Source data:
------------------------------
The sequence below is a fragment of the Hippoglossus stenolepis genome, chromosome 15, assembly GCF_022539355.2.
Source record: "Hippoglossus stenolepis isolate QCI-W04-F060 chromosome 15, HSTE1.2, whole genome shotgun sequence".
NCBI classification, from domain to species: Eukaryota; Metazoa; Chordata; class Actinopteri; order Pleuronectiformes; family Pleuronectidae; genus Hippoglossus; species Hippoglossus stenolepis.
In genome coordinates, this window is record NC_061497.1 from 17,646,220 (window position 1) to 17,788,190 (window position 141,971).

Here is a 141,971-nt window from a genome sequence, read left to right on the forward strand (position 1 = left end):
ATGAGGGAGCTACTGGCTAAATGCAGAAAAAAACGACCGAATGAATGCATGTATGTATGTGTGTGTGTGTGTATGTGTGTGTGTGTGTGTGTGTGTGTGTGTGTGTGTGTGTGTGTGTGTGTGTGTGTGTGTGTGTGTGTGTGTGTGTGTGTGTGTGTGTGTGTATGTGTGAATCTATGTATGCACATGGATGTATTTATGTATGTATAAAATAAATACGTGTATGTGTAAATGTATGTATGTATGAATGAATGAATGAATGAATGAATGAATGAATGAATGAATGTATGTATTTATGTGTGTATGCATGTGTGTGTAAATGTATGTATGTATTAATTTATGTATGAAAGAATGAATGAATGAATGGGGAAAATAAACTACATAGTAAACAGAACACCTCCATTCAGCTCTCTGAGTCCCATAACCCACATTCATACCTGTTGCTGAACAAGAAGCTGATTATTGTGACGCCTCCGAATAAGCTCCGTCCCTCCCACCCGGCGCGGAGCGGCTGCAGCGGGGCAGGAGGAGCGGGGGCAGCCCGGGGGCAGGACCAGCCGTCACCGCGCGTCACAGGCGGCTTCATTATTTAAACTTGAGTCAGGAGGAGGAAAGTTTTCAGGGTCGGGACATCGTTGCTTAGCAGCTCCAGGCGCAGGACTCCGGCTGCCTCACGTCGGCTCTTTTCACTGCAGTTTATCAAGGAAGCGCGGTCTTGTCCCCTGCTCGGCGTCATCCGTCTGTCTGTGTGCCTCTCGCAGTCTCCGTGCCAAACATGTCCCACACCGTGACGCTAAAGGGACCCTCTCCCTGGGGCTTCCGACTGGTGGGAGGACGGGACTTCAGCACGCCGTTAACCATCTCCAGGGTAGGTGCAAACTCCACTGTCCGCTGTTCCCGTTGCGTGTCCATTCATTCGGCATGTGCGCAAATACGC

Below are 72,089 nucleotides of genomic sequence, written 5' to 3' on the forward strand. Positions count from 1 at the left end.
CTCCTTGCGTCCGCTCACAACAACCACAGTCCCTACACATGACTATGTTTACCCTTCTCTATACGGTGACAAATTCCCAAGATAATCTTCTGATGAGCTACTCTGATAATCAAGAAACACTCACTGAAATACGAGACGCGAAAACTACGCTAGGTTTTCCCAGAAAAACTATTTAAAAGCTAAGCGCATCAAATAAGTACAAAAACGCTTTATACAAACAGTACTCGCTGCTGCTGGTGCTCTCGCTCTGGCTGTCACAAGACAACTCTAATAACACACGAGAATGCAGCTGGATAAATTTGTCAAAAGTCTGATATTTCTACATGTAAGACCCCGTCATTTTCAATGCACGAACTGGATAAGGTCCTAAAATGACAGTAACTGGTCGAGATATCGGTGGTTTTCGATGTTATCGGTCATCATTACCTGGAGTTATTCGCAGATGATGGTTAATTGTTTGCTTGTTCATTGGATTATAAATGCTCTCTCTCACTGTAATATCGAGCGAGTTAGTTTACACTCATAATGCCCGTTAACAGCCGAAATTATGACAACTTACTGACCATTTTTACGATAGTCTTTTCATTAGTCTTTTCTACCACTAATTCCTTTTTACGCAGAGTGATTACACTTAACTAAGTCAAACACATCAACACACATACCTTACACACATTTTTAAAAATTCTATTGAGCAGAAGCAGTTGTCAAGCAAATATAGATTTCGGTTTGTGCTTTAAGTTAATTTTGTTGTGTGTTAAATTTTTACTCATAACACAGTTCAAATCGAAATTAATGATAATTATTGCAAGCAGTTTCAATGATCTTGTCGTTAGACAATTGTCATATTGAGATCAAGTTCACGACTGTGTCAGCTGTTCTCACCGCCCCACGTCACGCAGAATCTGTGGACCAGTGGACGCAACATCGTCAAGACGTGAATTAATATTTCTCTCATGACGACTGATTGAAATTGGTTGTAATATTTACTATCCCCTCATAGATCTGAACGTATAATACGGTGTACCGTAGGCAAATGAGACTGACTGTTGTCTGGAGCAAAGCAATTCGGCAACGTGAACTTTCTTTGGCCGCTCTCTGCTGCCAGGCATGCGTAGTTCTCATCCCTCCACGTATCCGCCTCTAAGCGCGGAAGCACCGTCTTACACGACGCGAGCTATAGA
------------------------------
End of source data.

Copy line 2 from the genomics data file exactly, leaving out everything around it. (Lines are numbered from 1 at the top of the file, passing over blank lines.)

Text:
Source record: "Hippoglossus stenolepis isolate QCI-W04-F060 chromosome 15, HSTE1.2, whole genome shotgun sequence".